In context, which of the following is the best way to combine sentences 1 and 2 (reproduced below)?
Marriage was once a sacred religious institution authorized only by sacred establishments. In contemporary times the concept of marriage has become more of a state convention and less of a holy bond.
As the old saying goes, “practice makes perfect”. It is true. Human beings are designed to improve, learn, and excel through rigorous and mindful practice. In addition to teaching, I also dance. When I was younger, dance class was simply a fun activity to do after school. I have come to learn now that I need to practice consciously every single day if I want to excel at dance and succeed.
Your outlook on test day is probably something like this: Oh no; it’s here. The test is this weekend. That big test. The one I’ve been partially dreading and partially waiting for just so I can get it over with. I’m a little nervous, no, a lot nervous. Isn’t this test supposed to decide my life or something? Isn’t this the test that determines whether or not I’ll get into a good college?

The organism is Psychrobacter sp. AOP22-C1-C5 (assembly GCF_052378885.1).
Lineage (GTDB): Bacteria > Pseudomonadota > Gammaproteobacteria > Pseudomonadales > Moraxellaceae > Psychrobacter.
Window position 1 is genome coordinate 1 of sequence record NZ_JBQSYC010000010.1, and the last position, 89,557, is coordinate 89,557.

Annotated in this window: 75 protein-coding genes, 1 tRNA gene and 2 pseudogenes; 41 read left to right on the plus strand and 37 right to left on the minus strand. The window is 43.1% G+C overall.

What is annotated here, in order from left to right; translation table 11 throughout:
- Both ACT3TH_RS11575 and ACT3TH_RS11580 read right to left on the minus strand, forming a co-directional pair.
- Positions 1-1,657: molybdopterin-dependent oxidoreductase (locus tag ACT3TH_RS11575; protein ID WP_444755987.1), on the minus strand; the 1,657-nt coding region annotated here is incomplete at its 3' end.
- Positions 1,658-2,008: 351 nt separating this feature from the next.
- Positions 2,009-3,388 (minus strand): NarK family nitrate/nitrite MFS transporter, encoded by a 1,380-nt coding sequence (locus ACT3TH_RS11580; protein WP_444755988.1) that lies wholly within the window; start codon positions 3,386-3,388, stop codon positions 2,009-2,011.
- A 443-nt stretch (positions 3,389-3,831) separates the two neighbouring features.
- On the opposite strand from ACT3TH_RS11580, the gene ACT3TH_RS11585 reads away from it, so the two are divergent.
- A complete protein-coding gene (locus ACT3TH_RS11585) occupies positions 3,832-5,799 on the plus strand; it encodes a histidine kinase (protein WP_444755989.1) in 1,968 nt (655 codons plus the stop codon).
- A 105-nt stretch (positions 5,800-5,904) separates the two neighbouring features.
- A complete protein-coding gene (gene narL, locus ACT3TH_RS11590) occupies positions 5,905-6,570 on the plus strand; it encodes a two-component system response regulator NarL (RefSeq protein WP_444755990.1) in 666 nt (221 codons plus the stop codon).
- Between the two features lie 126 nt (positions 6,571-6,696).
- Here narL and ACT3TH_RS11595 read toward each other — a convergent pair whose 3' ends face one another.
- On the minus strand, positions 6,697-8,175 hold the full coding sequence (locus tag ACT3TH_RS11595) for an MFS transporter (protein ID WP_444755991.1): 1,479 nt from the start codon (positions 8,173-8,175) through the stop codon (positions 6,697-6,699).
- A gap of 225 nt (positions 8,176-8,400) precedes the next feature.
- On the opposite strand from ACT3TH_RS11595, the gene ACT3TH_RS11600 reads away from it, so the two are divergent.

On the SAT, you’ll see a handful of permutation questions. Permutation questions deal with the rearranging of existing elements. Let’s look at an example problem. The problem goes something like this “A northeastern (museum/school/restaurant) has four (displays/desks/seats) all in a row. How many different combinations of six (paintings/students/diners) can be made?”
Avoiding Assumptions is probably the best strategy period on SAT Reading. But it will take a long time before you master this strategy. You will need to practice the art of avoiding assumptions over and over on SAT passages until you perfect it.
Remember that an assumption is an induction that is not based on textual evidence from the passage. So how can you avoid making assumptions on the SAT? Well, you can ask yourself one magic question:
So here we are, the moment of truth. We have been feverishly studying for the last six months. We don’t blink when we see capricious and capacious sitting next to each other in the completing sentences portion, knowing that we are looking for a synonym to whimsical (caprice means whim) not roomy or spacious (capa, like capacity).